Joe Bingham May 15, 2007 at 3:35 am

I can see the point that W should resign just because he’s ineffective now (i.e. people believe a story about him), but he certainly has a case to make that if anyone can make someone “ineffective” with false accusations to a remarkably stupid media (whatever the true story is, the coverage has been incredibly unthorough) it’s a setup for future problems. If he is indeed telling the truth, he probably shouldn’t cave, if only for the sake of precedent. Don’t let them think they can get away with that sort of thing, blah blah blah.

Just saying he has an argument there.

JustTheFacts May 15, 2007 at 5:34 am

Let’s start with neutral points that should apply in every situation:

1) Lying matters. It matters especially in a leader. Who will follow a leader they cannot trust?

2) Confidence matters. Fair or unfair, if the people underneath you think you are a chump, you aren’t going to get anything good done.

3) If you keep a non-trusted leader in a position of leadership, you run a very real risk of weakening, and in some cases even killing, the institution being led. If you are running a big organization, and if you are not a totally self centered egoist, you understand going in that in the final analysis what’s good for the organization is what counts, not what’s fair to you.

4) Any public organization is weakened if its clients and supporters feel that there is a hidden agenda at work in the way it approaches its work.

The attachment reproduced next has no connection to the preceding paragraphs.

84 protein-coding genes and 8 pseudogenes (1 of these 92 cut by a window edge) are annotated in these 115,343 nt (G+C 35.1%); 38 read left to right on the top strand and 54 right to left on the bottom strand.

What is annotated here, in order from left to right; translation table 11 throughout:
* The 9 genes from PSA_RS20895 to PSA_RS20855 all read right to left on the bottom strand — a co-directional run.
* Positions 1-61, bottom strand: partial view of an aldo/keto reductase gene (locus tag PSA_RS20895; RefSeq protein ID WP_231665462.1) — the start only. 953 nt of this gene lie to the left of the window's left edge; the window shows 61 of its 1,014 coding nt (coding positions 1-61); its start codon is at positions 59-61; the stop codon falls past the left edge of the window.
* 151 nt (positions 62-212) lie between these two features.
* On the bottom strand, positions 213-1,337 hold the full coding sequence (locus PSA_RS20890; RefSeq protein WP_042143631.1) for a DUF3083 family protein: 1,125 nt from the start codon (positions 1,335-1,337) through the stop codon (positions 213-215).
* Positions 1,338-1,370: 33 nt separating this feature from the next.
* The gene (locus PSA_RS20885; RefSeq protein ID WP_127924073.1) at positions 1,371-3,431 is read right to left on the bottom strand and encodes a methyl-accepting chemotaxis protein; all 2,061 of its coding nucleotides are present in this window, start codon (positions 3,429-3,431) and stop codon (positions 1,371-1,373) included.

5) Leaders of large global organizations have be street smart and savvy enough not to fall into obvious traps. If they expect the world to be fair or situations to be clear on the surface, they are out of their depth.

Now let’s review some neutral historical facts on the Wolfowitz situation:

1) The situation with his girlfriend was a sticky situation. Handled at the best of times (before he signed his contract and came on board) and in the best of ways, it wasn’t going to be easy to resolve given her legitimate interest in her own career.

2) The ethics committee did not go out of their way to be helpful to Wolfowitz. Whether this was due to laziness, stupidity, spinelessness, or strategic game playing is hard to tell, but it is clear that they did not act to make it easy for Woflowitz.

3) What Wolfowitz did went beyond what they told him he could do.

4) What Wolfowitz did went way, way beyond any salary increases his girlfriend could have expected to have won in the normal course, and had an outsized impact on her likely pension even beyond the salary.

5) Wolfowitz omitted (and evidence shows, deliberately omitted) to inform the ethics committee or the board of the specifics of how he resolved the situation.